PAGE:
Backwell Environment Trust

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Ancient Mining


The evidence of mining in the past is widely spread across both reserves. The most obvious examples are two 17th century underground lead mines located about 150 metres above the Church Town entrance to JSWNR on the right hand side. (There is a information board situated next to the path).

The Remains of one of the Lead Mines Today



The geology of Jubilee Stone Wood is dominated by Carboniferous limestone which was laid down some 300 to 350 million years ago in a warm, shallow sea from the remains of countless marine animals.

One hundred and fifty million years later during the Jurassic Period, mineral rich water began to be forced up from the hot depths of the earth through the many faults and fissures in the limestone which today has resulted in the accumulation of numerous metal ores in the bedrock.

Whilst both copper and iron ores are present in the Carboniferous limestone of Backwell Hill, the most abundant minerals are ‘galena’ (lead sulphide) and ‘calamine’ (zinc carbonate). Historical records confirm that both these metals were being mined here during the 17th century and possibly even earlier as was the case at Goblin Combe. Zinc combined with copper is converted into brass which was a highly prized alloy during the period and was much in demand. In fact during this century, most of the calamine extracted from the west of England originated from this area which, in turn, led to the city of Bristol becoming a major centre for the industry.


Mining Methods

The mining of lead in the British Isles goes back to prehistoric times and was one of the factors that attracted the Romans to Britain in 43AD. Lead ore or ‘galena’ usually occurs in narrow, vertically orientated seams. When the miners located these outcrops at or near the surface they would have dug simple, open cast circular pits or grooves to extract the ore.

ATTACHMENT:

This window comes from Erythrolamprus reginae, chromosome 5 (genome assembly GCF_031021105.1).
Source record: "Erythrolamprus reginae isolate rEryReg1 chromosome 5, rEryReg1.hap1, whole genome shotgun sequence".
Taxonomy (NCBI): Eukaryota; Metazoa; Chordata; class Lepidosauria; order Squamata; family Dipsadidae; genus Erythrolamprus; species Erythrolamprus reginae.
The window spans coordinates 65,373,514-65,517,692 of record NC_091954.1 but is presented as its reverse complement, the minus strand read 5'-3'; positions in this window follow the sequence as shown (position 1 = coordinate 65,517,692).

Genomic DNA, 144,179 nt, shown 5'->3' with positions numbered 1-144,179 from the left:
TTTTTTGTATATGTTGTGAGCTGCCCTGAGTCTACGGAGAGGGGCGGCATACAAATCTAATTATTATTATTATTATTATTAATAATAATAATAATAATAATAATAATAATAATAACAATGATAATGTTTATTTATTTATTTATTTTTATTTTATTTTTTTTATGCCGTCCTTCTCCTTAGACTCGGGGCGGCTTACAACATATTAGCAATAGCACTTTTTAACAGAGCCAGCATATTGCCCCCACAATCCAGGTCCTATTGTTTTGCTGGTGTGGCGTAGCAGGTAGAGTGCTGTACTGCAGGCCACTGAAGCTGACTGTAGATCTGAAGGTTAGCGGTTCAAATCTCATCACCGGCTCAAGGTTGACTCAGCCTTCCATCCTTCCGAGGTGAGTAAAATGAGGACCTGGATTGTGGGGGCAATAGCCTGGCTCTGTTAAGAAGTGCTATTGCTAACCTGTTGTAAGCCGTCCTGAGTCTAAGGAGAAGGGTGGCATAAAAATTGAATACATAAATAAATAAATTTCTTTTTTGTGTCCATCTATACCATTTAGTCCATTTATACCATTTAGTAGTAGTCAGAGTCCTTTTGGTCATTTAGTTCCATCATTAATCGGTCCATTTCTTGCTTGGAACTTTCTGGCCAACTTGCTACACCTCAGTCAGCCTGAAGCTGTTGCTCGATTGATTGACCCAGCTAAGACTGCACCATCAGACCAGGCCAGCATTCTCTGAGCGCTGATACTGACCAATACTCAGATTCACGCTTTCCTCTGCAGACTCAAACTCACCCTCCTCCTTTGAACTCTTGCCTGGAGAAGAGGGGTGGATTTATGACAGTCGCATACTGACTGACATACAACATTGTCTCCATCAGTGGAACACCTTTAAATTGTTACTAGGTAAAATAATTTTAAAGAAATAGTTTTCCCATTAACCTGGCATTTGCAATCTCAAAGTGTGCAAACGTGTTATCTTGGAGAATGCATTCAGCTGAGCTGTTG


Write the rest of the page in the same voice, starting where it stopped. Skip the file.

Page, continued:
Some of the deposits of lead however were found to descend deeper into the bedrock and the miners would have ultimately reached a point where it would become too difficult to remove the rock by shovel whilst the steep walls of the pit would have become increasingly unstable. When this situation developed, the miners would have dug vertically down through the limestone bedrock opening up a small shaft where they could more easily follow the linear seam of galena.

The ore and waste material was removed from the pit by the use of a hand winch (referred to as a ‘jack roller’ or ‘windlass’) attached to a bucket (known as a ‘kibble’). When the miners reached the bottom of the seam or the limits of practical working they would follow the ore seam on the surface and start a new shaft adjacent to the last, repeating the process as far as it was practical to do so.

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